Patients with polydactyly have more than five fingers per hand or five toes per foot.

​What is the impact on patients’ lives of living with these conditions?

Patients have difficulty using their hands or walking. In addition, many patients feel uncomfortable about the appearance of the condition.

What cultural or regional factors affect the treatment of these conditions?

This condition may be caused by increased exposure to chemicals. According to local doctors, the proportion of babies born with disabilities and congenital deformities in eastern Cambodia (bordering Vietnam) is more than 50 times higher than in other parts of the country. Though the reason for the higher rate has not officially been confirmed, it is generally thought to result from the use of Agent Orange, a dioxin-containing defoliant, by U.S. forces during the Vietnam War.

  • Process
  • Impact on patient's life
  • Risks and side-effects
  • Accessibility
  • Alternatives

What does the treatment process look like?

The extra digit is removed, and the hand or foot is reconstructed.

What is the impact of this treatment on the patient’s life?

Patients will experience improved mobility and function, reduced pain, and increased self-esteem and confidence.

What potential side effects or risks come with this treatment?

The treatment usually results in a good outcome. If a patient’s condition is particularly difficult, surgeries are scheduled during visits by hand specialists from Singapore and Hong Kong. In addition, our medical partner belongs to a hand and upper limb-specific telemedicine group. A network of specialists from around the world can offer opinions about difficult cases.

How accessible is treatment in the area? What is the typical journey like for a patient to receive care?

The healthcare system in Cambodia is underdeveloped. Cambodians rely on government hospitals, which are often ill-equipped and lack capacity and expertise for standard surgical care.

What are the alternatives to this treatment?

There is no alternative.

Meet another patient you can support

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Irenea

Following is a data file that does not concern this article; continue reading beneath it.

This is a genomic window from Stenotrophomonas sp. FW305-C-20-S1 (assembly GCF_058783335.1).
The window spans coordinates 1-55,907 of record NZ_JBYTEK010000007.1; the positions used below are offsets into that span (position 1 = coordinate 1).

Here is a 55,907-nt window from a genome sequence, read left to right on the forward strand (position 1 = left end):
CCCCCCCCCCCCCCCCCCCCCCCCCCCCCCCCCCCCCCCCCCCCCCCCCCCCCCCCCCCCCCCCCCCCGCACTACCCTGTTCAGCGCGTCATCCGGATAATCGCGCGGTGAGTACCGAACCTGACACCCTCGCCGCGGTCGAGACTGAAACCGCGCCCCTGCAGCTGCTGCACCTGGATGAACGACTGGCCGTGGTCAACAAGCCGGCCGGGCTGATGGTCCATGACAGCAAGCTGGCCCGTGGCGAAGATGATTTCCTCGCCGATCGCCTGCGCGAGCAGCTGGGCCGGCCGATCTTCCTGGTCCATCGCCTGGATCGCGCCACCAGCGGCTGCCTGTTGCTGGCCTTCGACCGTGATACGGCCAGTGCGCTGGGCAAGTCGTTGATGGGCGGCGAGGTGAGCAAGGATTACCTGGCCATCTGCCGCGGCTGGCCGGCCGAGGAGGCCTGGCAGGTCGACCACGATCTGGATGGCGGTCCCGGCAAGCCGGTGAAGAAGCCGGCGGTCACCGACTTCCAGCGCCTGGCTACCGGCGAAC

Irenea is a 60-year woman from the Philippines. She takes care of her grandchildren and helps with household chores. Her daughter, a vendor, and her son-in-law, a baker, support the family financially. In February 2022, Irenea began to experience troubling symptoms, including intermittent fever and episodes of blood in the urine. She sought a medical checkup and underwent an ultrasound test. The test revealed that she was suffering from gallstones. She opted to take medicine in the hopes that it would cure her condition. Unfortunately, her condition seemed to worsen over time. Irenea has been advised to undergo a cholecystectomy, the surgical removal of the gallbladder. If left untreated, her symptoms will continue to worsen and put her at risk for further health complications in the future. After seeking treatment through our medical partner, World Surgical Foundation Philippines (WSFP), Irenea is scheduled to undergo a cholecystectomy on December 16th. A portion of the cost of the procedure is being supported by the Philippine Health Insurance Corporation, and WSFP is raising the remaining $826 to cover the cost of Irenea's surgery and care. "This treatment is almost impossible for our mother to receive. Our financial resources are insufficient, so we're incapable to pay for her hospital bill," Irenea's daughter shared tearfully. "To WATSI and World Surgical Foundation Philippines, thank you for this early Christmas gift! Our family is so happy to be one of your beneficiaries," she added.

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Kasotot